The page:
We’re talking about two of last year’s top-eight teams, yet this year they have both fallen off a cliff in terms of performance, without any real rhyme or reason from a personnel perspective.

CANBERRA, AUSTRALIA - JUNE 05: Jamal Fogarty of the Raiders is tackled during the round 13 NRL match between the Canberra Raiders and the Sydney Roosters at GIO Stadium, on June 05, 2022, in Canberra, Australia. (Photo by Mark Nolan/Getty Images)

(Photo by Mark Nolan/Getty Images)

Yes, both teams farewelled last year’s starting halfback ahead of the 2022 season, but the Titans had told Jamal Fogarty he was likely to be second-choice behind Toby Sexton and thus somewhat pushed him out the door, while the Knights having extended Mitchell Pearce for just the one year was a clear indicator that he was on borrowed time in the Hunter and his desire to move to the south of France can’t have been the surprise Newcastle claimed it to be.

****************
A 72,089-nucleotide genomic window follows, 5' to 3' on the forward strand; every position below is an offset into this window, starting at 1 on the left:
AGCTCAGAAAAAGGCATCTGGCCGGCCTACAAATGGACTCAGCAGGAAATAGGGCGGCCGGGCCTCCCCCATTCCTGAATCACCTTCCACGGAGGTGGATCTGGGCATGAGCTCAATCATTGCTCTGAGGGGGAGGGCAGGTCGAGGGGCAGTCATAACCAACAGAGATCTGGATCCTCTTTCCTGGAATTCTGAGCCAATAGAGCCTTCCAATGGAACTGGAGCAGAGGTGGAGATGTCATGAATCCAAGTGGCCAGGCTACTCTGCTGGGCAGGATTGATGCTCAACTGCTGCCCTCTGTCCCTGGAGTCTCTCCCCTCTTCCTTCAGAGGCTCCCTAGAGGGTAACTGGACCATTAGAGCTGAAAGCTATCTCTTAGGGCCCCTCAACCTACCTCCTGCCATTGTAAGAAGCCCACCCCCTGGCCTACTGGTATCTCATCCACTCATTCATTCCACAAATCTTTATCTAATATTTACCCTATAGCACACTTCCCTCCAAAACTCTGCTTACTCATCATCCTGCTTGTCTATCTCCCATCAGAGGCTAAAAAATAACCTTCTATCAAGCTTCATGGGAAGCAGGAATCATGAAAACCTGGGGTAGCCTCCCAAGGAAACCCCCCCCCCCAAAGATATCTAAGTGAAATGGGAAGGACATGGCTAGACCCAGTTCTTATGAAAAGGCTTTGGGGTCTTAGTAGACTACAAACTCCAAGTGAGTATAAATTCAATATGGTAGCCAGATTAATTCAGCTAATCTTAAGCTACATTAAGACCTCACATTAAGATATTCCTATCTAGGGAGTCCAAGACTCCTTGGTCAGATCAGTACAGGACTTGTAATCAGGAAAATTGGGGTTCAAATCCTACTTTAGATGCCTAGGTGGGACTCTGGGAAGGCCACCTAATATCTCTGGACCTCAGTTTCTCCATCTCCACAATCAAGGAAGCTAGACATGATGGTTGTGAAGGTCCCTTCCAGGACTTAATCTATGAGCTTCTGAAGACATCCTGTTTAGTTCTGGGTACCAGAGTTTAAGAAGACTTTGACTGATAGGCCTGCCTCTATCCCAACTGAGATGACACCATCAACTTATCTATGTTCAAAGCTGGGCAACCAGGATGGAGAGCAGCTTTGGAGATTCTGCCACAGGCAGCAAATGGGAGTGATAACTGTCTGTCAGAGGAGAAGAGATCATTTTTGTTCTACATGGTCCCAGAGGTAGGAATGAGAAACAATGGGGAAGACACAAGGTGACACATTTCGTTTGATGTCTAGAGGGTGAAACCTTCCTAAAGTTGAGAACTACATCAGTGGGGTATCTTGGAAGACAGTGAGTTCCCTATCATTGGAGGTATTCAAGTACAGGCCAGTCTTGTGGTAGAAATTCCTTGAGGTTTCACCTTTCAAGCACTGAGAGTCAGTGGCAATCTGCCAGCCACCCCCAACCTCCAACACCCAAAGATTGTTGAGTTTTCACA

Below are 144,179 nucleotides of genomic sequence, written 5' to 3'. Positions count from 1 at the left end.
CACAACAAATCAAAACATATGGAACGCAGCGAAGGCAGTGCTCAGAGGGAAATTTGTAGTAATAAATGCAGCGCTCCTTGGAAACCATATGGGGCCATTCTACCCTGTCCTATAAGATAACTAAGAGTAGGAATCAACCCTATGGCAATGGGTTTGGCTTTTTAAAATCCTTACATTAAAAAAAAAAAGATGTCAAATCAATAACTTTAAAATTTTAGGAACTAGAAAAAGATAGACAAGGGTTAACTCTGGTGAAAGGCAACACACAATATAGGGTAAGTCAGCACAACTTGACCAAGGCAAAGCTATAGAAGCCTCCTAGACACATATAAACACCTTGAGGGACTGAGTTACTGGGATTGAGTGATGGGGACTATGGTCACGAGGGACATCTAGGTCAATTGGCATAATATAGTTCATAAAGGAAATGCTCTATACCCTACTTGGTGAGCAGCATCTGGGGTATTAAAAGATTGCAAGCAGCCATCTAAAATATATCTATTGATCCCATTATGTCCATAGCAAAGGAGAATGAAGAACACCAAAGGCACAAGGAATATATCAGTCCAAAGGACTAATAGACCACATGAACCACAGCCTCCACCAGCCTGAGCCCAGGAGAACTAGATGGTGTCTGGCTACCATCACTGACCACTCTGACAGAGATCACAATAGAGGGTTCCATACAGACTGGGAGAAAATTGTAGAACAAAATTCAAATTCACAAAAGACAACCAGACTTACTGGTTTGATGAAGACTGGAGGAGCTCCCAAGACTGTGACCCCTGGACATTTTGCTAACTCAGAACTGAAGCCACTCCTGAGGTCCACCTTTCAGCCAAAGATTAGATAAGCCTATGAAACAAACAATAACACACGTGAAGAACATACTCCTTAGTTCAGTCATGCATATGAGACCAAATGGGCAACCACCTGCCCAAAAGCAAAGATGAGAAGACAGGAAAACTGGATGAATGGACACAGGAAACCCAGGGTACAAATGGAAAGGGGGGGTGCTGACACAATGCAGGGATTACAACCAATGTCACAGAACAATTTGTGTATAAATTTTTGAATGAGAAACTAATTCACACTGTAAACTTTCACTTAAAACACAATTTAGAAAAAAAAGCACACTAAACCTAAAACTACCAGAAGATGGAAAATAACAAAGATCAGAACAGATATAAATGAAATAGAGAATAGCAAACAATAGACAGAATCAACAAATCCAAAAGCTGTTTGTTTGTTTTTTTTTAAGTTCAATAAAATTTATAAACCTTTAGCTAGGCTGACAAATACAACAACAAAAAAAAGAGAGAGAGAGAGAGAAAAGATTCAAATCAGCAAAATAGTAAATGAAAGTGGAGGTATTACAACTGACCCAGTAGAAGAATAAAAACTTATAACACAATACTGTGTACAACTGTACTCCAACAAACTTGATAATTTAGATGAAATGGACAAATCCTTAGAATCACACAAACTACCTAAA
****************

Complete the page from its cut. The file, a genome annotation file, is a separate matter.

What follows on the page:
But while we shouldn’t downplay the importance of the No.7, is that really an excuse to freefall completely out of finals contention, particularly when the rest of both sides remain largely intact?

Both squads have forward packs littered with representative-quality players and outside backs that, at the very least, have shown plenty of potential in the past.

Yes, as mentioned, both are a little light-on in the halves – although even that excuse is somewhat flimsy in Newcastle, where Samoa half Anthony Milford and Jake Clifford, who the club made a concerted effort to prise out of North Queensland, started on the weekend – but does that explain a team-wide failure to do the basics, such as catch passes and make tackles?